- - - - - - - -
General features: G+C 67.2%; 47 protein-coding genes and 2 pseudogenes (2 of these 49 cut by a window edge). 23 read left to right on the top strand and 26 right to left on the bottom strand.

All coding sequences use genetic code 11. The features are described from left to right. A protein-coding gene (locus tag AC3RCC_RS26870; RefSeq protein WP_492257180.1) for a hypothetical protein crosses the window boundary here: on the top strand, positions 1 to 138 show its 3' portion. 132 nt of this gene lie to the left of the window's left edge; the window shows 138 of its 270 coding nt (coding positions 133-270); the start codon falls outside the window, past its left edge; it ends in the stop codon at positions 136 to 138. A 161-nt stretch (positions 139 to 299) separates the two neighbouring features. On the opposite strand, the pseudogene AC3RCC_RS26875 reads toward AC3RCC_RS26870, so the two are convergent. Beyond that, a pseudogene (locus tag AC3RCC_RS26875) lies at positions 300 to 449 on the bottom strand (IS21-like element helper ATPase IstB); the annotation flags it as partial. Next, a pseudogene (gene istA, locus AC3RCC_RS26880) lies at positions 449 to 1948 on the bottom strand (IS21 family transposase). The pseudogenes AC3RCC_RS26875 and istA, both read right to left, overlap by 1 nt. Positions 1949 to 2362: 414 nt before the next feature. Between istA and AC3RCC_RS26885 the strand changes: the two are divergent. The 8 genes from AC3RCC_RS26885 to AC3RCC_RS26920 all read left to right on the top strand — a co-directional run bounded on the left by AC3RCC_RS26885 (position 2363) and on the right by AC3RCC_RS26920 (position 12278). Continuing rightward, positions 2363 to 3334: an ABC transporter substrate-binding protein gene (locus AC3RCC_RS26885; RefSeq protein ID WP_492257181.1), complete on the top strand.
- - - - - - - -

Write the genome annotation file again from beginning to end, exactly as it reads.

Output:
General features: G+C 67.2%; 47 protein-coding genes and 2 pseudogenes (2 of these 49 cut by a window edge). 23 read left to right on the top strand and 26 right to left on the bottom strand.

All coding sequences use genetic code 11. The features are described from left to right. A protein-coding gene (locus tag AC3RCC_RS26870; RefSeq protein WP_492257180.1) for a hypothetical protein crosses the window boundary here: on the top strand, positions 1 to 138 show its 3' portion. 132 nt of this gene lie to the left of the window's left edge; the window shows 138 of its 270 coding nt (coding positions 133-270); the start codon falls outside the window, past its left edge; it ends in the stop codon at positions 136 to 138. A 161-nt stretch (positions 139 to 299) separates the two neighbouring features. On the opposite strand, the pseudogene AC3RCC_RS26875 reads toward AC3RCC_RS26870, so the two are convergent. Beyond that, a pseudogene (locus tag AC3RCC_RS26875) lies at positions 300 to 449 on the bottom strand (IS21-like element helper ATPase IstB); the annotation flags it as partial. Next, a pseudogene (gene istA, locus AC3RCC_RS26880) lies at positions 449 to 1948 on the bottom strand (IS21 family transposase). The pseudogenes AC3RCC_RS26875 and istA, both read right to left, overlap by 1 nt. Positions 1949 to 2362: 414 nt before the next feature. Between istA and AC3RCC_RS26885 the strand changes: the two are divergent. The 8 genes from AC3RCC_RS26885 to AC3RCC_RS26920 all read left to right on the top strand — a co-directional run bounded on the left by AC3RCC_RS26885 (position 2363) and on the right by AC3RCC_RS26920 (position 12278). Continuing rightward, positions 2363 to 3334: an ABC transporter substrate-binding protein gene (locus AC3RCC_RS26885; RefSeq protein ID WP_492257181.1), complete on the top strand.